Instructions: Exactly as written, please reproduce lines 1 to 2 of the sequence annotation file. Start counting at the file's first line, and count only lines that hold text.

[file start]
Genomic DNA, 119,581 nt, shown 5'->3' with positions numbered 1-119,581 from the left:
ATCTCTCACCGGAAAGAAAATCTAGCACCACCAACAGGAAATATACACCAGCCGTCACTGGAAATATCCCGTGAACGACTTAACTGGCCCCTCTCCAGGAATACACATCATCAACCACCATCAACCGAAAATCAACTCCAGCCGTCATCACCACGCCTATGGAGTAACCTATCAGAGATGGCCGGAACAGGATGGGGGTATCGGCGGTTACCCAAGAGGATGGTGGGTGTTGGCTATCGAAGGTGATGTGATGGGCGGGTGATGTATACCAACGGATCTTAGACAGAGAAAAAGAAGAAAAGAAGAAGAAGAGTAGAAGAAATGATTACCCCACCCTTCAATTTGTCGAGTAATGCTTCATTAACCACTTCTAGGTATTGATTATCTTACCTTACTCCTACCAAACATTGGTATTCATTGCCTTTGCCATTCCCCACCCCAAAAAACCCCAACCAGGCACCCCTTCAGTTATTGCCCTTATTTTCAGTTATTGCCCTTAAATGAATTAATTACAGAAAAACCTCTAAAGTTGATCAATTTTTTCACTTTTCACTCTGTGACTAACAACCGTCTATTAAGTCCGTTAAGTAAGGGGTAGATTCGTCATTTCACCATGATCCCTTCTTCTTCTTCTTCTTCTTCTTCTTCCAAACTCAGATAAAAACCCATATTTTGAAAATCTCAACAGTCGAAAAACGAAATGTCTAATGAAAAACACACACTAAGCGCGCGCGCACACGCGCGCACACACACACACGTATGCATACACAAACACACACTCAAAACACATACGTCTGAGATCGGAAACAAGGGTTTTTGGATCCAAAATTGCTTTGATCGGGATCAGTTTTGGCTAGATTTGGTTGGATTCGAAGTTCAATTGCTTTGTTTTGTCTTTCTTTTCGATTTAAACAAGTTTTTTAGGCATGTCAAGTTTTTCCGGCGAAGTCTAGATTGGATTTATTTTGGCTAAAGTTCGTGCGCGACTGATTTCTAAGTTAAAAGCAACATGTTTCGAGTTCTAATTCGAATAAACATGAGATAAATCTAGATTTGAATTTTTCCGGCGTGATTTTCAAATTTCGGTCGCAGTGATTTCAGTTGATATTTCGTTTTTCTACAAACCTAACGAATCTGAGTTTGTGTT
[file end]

Genomic DNA, 119,581 nt, shown 5'->3' with positions numbered 1-119,581 from the left:
ATCTCTCACCGGAAAGAAAATCTAGCACCACCAACAGGAAATATACACCAGCCGTCACTGGAAATATCCCGTGAACGACTTAACTGGCCCCTCTCCAGGAATACACATCATCAACCACCATCAACCGAAAATCAACTCCAGCCGTCATCACCACGCCTATGGAGTAACCTATCAGAGATGGCCGGAACAGGATGGGGGTATCGGCGGTTACCCAAGAGGATGGTGGGTGTTGGCTATCGAAGGTGATGTGATGGGCGGGTGATGTATACCAACGGATCTTAGACAGAGAAAAAGAAGAAAAGAAGAAGAAGAGTAGAAGAAATGATTACCCCACCCTTCAATTTGTCGAGTAATGCTTCATTAACCACTTCTAGGTATTGATTATCTTACCTTACTCCTACCAAACATTGGTATTCATTGCCTTTGCCATTCCCCACCCCAAAAAACCCCAACCAGGCACCCCTTCAGTTATTGCCCTTATTTTCAGTTATTGCCCTTAAATGAATTAATTACAGAAAAACCTCTAAAGTTGATCAATTTTTTCACTTTTCACTCTGTGACTAACAACCGTCTATTAAGTCCGTTAAGTAAGGGGTAGATTCGTCATTTCACCATGATCCCTTCTTCTTCTTCTTCTTCTTCTTCTTCCAAACTCAGATAAAAACCCATATTTTGAAAATCTCAACAGTCGAAAAACGAAATGTCTAATGAAAAACACACACTAAGCGCGCGCGCACACGCGCGCACACACACACACGTATGCATACACAAACACACACTCAAAACACATACGTCTGAGATCGGAAACAAGGGTTTTTGGATCCAAAATTGCTTTGATCGGGATCAGTTTTGGCTAGATTTGGTTGGATTCGAAGTTCAATTGCTTTGTTTTGTCTTTCTTTTCGATTTAAACAAGTTTTTTAGGCATGTCAAGTTTTTCCGGCGAAGTCTAGATTGGATTTATTTTGGCTAAAGTTCGTGCGCGACTGATTTCTAAGTTAAAAGCAACATGTTTCGAGTTCTAATTCGAATAAACATGAGATAAATCTAGATTTGAATTTTTCCGGCGTGATTTTCAAATTTCGGTCGCAGTGATTTCAGTTGATATTTCGTTTTTCTACAAACCTAACGAATCTGAGTTTGTGTT